Arnold's dream

Arnold Schwarzenegger says he may yet run for governor of California.

Mr. Schwarzenegger, a Republican, spoke Monday to a breakfast meeting of about 15 Republican state governors attending the National Governors Association conference, the Associated Press reports.

The 54-year-old actor said he pondered a challenge against California Democratic Gov. Gray Davis this past year but declined because of his movie contracts.

"It's something that I'm still interested in [for] the future. I think that the greatest thing you can do is serve the people," Mr. Schwarzenegger said. "It gives me the greatest satisfaction much more than going down another red carpet to do a movie premiere to go and create after-school programs, help special Olympians, inspire kids to stay away from drugs and gangs."

Mr. Schwarzenegger said he is filming "Terminator 3: Rise of the Machines," "True Lies 2" and another movie.

In a brief meeting with reporters, Mr. Schwarzenegger said he could imagine himself as California's governor, helping millions of people with their personal challenges.

"What a great feeling to go to bed every night and say, 'Look how many people I helped today.' That would be fantastic very satisfying," he said.

Helms goes home

Sen. Jesse Helms, North Carolina Republican, returned home yesterday for the first time since his heart surgery almost three months ago.

Jimmy Broughton, a Helms spokesman, said the 80-year-old senator left a rehabilitation center in Raleigh, N.C., yesterday morning. "He said he was looking forward to being in the same home with Mrs. Helms for the first time in three months," Mr. Broughton said.

Mr. Helms had surgery April 25 to replace a worn-out pig valve that was installed in his heart 10 years ago. The original pig valve replaced Mr. Helms' mitral valve, which guards the opening between the upper and lower chambers of the heart.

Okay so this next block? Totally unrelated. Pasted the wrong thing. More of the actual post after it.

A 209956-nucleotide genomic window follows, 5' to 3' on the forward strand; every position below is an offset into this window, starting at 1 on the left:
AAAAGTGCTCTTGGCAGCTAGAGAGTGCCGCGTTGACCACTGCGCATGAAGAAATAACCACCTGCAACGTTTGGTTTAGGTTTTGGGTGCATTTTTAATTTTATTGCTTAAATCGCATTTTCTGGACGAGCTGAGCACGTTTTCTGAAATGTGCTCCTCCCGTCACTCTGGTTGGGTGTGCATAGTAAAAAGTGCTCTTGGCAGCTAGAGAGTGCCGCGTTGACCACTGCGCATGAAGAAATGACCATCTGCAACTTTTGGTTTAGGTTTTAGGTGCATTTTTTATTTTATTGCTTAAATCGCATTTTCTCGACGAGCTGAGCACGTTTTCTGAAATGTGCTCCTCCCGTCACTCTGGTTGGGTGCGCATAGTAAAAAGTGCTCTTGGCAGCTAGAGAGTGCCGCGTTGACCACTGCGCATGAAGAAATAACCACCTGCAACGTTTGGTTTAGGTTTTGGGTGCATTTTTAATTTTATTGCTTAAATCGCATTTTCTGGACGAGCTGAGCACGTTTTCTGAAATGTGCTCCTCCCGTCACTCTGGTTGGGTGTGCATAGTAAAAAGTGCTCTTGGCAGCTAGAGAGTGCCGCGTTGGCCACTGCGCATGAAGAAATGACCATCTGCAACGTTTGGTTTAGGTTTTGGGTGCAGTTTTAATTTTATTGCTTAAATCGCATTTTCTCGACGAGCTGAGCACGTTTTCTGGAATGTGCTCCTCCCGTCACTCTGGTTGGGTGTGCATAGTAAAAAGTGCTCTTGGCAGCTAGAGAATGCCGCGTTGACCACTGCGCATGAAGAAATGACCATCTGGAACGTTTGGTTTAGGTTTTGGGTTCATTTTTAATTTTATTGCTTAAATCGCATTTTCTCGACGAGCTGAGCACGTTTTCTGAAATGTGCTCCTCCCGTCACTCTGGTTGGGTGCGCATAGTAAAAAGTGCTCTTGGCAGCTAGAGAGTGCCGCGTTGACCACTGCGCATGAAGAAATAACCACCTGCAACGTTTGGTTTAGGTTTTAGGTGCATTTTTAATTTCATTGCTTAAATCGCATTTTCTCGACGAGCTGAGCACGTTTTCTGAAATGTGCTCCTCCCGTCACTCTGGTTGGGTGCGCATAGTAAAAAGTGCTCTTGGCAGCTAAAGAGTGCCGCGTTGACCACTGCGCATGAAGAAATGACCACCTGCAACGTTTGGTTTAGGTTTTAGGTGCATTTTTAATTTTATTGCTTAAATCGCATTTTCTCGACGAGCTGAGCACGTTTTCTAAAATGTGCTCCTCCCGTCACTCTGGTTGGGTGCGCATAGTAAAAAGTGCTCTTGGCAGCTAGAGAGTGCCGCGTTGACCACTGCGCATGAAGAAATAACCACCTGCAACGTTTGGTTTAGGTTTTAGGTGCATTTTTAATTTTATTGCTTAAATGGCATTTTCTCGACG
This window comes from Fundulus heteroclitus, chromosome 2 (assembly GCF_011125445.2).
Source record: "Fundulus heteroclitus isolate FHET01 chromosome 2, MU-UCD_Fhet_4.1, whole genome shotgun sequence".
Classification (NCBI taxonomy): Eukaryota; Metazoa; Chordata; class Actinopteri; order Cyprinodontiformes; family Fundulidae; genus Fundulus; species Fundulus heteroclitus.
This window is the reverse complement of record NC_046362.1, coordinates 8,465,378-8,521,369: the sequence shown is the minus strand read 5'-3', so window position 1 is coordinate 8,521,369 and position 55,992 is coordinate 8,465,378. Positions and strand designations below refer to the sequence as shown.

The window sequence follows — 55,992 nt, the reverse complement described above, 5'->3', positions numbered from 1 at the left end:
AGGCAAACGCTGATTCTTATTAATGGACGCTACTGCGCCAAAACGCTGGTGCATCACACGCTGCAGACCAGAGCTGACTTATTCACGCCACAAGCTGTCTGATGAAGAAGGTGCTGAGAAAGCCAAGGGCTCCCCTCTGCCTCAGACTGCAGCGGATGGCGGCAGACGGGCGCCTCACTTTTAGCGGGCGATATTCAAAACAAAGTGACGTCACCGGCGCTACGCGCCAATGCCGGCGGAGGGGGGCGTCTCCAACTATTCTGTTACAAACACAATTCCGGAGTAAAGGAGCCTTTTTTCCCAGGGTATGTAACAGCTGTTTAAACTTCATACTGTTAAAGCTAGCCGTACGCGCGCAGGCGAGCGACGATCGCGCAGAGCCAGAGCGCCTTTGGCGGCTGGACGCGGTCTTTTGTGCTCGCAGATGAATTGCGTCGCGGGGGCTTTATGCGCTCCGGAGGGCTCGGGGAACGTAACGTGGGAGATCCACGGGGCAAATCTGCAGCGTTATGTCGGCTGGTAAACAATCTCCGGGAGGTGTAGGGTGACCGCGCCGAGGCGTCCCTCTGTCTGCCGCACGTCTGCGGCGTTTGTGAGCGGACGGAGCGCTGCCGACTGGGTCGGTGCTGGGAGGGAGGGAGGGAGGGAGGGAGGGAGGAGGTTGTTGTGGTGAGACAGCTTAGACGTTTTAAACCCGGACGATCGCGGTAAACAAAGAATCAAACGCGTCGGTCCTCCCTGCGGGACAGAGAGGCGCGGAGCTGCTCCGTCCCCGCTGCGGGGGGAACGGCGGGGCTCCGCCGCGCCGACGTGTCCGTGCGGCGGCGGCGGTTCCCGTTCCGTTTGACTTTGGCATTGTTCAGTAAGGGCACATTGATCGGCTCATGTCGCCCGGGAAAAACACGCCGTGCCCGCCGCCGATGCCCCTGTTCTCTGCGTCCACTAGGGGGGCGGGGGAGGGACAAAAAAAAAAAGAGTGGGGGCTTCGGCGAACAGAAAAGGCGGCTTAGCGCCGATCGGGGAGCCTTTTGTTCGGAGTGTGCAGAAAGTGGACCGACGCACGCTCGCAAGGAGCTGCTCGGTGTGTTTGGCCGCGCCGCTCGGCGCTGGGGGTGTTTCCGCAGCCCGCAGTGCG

He was hospitalized until June 10, when he was moved to a rehabilitation center in Northern Virginia. On June 26, he moved to a rehab center in Raleigh.

While the senator was at the Raleigh center, his wife, Dorothy, had open-heart surgery to replace her mitral valve. Dorothy Helms, 83, returned home July 10, 10 days after her surgery.

Mr. Helms will continue to have physical therapy at home a couple times a week, Mr. Broughton said.

The Senate is in session until Aug. 3, then adjourns for a month. Mr. Broughton said he expected Mr. Helms to return at some point for the fall session.

Mr. Helms announced last year that he would leave the Senate when his fifth term expires in January.

Maloney's run

Rep. Jim Maloney, Connecticut Democrat, made his run for re-election official during seven campaign stops earlier this week in the newly drawn 5th Congressional District.

Owing to reapportionment resulting from the census, Mr. Maloney is facing another incumbent, Republican Rep. Nancy L. Johnson. Vice President Richard B. Cheney was in Connecticut campaigning for Mrs. Johnson when Mr. Maloney made his announcement Monday, the Associated Press reports.

Huckabee sued

The former information chief for Arkansas has filed a federal lawsuit, saying Republican Gov. Mike Huckabee fired him for blowing the whistle on a flawed $50 million-plus state computer network.

Randall Bradford seeks back pay and damages. He says Mr. Huckabee's aides ordered him to stonewall legislators charged with overseeing the computer system. Mr. Huckabee's office had said Mr. Bradford worked for the governor and could be fired at will.